Inter-Research > MEPS > v261 > p217-231  
Marine Ecology Progress Series

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MEPS 261:217-231 (2003)  -  doi:10.3354/meps261217

Role of olfactory appendages in chemically mediated orientation of blue crabs

Troy A. Keller1,2, Ian Powell1, Marc J. Weissburg1,*

1School of Biology, 310 Ferst Drive, Georgia Institute of Technology, Atlanta, Georgia 30332-0290, USA
2Present address: Department of Water Resources, St. Johns River Water Management District, PO Box 1429 Patalka, Florida 32178, USA
*Corresponding author. Email:

ABSTRACT: Benthic crustaceans such as the blue crab Callinectes sapidus use various sensory appendages to navigate chemical plumes. We characterized the role of different sensory structures in blue crabs during olfactory search by deafferenting (i.e. removing or rendering inactive) particular sensor populations and by quantifying odor-plume structure and flow dynamics. Our results indicate that blue crabs use both cephalic and thoracic appendages for olfactory-mediated orientation. Cephalic chemosensor deafferentation decreased search success, reduced walking speed and increased the duration of stationary periods. All these deficiencies are manifestations of the inability of crabs to sustain upstream progress. Crabs subjected to deafferentation of thoracic sensilla failed to correctly track the narrowing plume and showed an increased frequency of large course-corrections. Whereas cephalic sensors clearly function in motivating upstream movement during the search process, thoracic receptors aid in source localization. The differing functional roles of these 2 sets of appendages may be associated with different signal characteristics impinging on their chemosensor populations. Intermittent but intense signals received by the cephalic appendages may enable the crabs to identify attractive odors and sustain searching. Chemical signals impinging on legs are more homogeneous and may allow the crabs to acquire better information on the spatial patterns of chemical signal structure that are important for navigation. The simultaneous use of chemical signals at differing heights in the plume suggest that the 3D structure of these plumes is important for foraging success, and that different populations of neural receptors may be tuned to operate optimally in particular signal environments.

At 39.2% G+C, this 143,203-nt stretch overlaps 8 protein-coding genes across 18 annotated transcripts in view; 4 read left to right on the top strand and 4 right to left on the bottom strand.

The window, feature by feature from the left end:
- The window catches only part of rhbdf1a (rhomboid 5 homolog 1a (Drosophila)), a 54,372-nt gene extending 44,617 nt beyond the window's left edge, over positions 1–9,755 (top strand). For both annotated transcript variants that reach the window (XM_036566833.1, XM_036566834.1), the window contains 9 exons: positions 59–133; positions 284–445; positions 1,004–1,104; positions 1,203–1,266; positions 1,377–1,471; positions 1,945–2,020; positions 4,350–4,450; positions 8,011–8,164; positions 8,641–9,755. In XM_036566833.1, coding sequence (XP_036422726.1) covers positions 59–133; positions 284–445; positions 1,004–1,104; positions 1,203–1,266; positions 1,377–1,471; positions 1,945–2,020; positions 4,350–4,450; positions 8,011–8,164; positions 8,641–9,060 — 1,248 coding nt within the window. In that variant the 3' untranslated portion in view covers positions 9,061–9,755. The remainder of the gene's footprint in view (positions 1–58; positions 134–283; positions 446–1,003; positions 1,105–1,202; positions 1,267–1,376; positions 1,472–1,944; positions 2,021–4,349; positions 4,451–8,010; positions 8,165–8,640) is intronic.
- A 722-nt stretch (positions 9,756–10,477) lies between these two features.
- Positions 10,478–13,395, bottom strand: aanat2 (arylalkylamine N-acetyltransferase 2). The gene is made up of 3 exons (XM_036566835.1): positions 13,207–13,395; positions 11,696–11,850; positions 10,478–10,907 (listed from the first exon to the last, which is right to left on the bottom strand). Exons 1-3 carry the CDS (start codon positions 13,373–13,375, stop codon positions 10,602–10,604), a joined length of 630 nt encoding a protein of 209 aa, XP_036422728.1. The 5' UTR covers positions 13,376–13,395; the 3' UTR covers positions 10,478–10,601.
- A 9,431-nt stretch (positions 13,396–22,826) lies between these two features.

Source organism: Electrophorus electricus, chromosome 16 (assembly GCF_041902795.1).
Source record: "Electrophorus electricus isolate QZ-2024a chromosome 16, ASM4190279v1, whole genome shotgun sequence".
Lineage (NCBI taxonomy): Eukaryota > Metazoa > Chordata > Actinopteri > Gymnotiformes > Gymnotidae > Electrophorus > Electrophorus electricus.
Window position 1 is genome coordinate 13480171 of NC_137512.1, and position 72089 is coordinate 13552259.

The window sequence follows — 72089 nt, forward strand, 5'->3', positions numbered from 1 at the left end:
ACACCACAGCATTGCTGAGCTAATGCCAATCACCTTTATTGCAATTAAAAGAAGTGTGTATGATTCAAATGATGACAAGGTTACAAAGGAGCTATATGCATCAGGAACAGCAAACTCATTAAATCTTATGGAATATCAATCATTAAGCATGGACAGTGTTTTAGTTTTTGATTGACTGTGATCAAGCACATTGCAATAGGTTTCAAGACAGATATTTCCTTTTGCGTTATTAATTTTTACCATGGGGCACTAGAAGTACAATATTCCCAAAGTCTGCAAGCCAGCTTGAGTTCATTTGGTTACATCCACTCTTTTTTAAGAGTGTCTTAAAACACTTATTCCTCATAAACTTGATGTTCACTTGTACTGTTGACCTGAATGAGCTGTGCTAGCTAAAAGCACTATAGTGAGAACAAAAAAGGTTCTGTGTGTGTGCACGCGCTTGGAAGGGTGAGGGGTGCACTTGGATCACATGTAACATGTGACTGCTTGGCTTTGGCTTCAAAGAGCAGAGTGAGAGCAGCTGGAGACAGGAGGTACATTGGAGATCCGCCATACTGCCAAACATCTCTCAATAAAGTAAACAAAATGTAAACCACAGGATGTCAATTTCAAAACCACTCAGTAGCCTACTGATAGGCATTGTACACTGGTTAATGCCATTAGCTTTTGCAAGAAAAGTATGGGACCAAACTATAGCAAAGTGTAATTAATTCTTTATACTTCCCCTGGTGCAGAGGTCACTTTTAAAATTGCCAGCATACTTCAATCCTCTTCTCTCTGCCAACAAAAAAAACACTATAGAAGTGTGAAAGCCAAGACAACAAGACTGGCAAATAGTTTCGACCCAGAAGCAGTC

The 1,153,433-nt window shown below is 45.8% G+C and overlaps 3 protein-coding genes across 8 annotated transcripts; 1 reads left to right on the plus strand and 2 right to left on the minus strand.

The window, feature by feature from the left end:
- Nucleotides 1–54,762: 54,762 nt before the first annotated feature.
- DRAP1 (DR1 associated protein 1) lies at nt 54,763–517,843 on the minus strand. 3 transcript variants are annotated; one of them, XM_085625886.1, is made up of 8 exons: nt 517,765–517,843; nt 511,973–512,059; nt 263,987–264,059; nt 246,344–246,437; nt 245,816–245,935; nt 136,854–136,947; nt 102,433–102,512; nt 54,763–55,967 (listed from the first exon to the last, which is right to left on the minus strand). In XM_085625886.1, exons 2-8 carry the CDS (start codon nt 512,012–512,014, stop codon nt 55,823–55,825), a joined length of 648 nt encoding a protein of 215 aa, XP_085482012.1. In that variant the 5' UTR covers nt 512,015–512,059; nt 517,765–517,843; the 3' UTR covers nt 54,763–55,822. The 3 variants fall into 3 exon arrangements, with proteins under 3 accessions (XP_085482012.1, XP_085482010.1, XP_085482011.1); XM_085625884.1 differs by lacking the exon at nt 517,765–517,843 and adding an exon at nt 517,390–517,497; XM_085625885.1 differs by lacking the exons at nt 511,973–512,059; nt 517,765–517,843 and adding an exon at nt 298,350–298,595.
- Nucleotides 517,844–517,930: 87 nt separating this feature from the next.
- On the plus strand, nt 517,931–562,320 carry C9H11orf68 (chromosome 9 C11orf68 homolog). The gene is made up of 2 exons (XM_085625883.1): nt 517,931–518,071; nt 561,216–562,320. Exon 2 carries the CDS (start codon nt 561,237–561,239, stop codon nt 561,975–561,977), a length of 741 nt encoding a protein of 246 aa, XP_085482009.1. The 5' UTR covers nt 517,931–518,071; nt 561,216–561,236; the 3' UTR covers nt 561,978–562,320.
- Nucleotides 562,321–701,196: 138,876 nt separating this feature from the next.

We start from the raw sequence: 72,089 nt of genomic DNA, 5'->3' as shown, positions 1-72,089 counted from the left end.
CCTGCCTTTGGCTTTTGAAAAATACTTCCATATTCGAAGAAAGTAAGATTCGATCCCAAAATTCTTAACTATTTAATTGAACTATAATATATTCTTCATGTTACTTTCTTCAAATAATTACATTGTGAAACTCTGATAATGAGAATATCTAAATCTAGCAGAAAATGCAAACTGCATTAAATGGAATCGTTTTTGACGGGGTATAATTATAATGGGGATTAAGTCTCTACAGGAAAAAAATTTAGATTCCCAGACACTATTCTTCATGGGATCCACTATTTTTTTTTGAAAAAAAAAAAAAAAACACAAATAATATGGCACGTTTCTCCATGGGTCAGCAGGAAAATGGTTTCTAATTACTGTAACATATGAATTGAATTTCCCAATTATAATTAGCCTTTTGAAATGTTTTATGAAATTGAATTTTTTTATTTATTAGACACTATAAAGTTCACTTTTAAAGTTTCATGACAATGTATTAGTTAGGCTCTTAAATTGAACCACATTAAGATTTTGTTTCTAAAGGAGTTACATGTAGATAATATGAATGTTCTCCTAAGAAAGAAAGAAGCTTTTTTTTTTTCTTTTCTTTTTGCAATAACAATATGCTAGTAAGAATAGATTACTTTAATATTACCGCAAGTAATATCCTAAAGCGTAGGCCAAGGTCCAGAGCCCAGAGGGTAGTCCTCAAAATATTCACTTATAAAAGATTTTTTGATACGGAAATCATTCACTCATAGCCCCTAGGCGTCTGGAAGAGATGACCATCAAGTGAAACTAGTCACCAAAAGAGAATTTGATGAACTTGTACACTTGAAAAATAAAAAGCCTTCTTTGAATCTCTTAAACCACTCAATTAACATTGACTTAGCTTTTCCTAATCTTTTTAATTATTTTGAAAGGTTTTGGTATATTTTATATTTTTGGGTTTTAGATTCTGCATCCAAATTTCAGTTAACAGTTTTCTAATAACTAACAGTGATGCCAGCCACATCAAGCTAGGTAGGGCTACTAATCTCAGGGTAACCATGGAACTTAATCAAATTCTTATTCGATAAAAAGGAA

KEY WORDS: Antennules · Chemical plumes · Chemoreception · Perireceptor processes · Predator-prey interactions · Sensory biology · Turbulence

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